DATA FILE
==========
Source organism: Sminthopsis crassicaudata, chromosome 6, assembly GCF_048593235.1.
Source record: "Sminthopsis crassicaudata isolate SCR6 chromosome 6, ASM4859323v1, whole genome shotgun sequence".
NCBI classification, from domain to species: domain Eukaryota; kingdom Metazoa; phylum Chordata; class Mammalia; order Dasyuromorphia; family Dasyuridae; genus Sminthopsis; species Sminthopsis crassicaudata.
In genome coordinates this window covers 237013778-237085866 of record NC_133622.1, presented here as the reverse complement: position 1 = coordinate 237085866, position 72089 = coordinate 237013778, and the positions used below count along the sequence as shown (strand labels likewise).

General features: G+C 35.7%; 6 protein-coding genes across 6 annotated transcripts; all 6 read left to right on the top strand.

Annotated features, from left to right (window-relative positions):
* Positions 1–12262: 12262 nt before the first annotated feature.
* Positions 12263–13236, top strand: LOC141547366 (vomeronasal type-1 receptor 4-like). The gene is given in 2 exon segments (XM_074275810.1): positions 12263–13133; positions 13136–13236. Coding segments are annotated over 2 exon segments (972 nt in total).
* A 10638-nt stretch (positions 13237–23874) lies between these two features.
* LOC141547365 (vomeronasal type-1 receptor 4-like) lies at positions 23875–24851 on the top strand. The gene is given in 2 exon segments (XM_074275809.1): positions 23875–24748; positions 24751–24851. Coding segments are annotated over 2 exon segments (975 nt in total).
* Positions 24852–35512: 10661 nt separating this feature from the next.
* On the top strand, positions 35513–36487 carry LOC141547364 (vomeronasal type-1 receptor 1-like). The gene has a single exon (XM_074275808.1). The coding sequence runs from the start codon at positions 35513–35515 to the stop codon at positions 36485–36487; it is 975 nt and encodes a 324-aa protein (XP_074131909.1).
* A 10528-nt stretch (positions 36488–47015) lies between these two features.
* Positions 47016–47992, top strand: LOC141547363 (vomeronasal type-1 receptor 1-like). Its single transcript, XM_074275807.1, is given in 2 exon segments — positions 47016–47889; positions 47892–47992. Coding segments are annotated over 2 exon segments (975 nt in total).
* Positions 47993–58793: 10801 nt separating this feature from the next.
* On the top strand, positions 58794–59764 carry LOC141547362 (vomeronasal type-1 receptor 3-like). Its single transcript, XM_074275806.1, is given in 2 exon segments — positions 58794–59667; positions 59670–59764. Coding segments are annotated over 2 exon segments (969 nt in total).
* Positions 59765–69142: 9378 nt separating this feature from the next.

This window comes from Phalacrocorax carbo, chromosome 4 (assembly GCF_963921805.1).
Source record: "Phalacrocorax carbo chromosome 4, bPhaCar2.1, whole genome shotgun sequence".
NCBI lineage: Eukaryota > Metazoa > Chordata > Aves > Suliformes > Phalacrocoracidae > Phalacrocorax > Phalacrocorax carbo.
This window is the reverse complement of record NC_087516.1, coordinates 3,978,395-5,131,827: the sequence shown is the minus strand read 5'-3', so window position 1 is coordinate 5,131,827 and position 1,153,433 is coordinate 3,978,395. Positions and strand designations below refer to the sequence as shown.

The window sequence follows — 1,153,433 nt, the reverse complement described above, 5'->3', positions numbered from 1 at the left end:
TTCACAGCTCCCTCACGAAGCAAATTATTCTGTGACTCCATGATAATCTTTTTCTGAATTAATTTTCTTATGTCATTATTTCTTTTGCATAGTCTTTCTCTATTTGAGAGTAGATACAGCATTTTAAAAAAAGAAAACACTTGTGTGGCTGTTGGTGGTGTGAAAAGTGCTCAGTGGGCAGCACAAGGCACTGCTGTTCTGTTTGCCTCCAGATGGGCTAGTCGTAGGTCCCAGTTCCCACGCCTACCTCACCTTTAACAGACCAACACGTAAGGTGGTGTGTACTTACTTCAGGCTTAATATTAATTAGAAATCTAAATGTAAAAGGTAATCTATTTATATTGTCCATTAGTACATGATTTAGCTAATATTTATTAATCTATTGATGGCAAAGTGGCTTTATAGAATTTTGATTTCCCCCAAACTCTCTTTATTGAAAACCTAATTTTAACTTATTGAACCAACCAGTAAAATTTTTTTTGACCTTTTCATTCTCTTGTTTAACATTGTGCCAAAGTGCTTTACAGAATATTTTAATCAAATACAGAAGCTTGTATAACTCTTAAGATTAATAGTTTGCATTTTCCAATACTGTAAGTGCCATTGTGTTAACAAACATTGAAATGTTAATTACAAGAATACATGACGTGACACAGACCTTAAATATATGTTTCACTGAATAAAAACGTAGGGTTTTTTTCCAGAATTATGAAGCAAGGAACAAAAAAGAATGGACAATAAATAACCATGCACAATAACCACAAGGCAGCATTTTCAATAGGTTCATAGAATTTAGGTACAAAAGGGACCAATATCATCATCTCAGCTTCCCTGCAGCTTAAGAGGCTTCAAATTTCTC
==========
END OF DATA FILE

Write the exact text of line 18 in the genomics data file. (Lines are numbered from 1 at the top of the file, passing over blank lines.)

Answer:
This window comes from Phalacrocorax carbo, chromosome 4 (assembly GCF_963921805.1).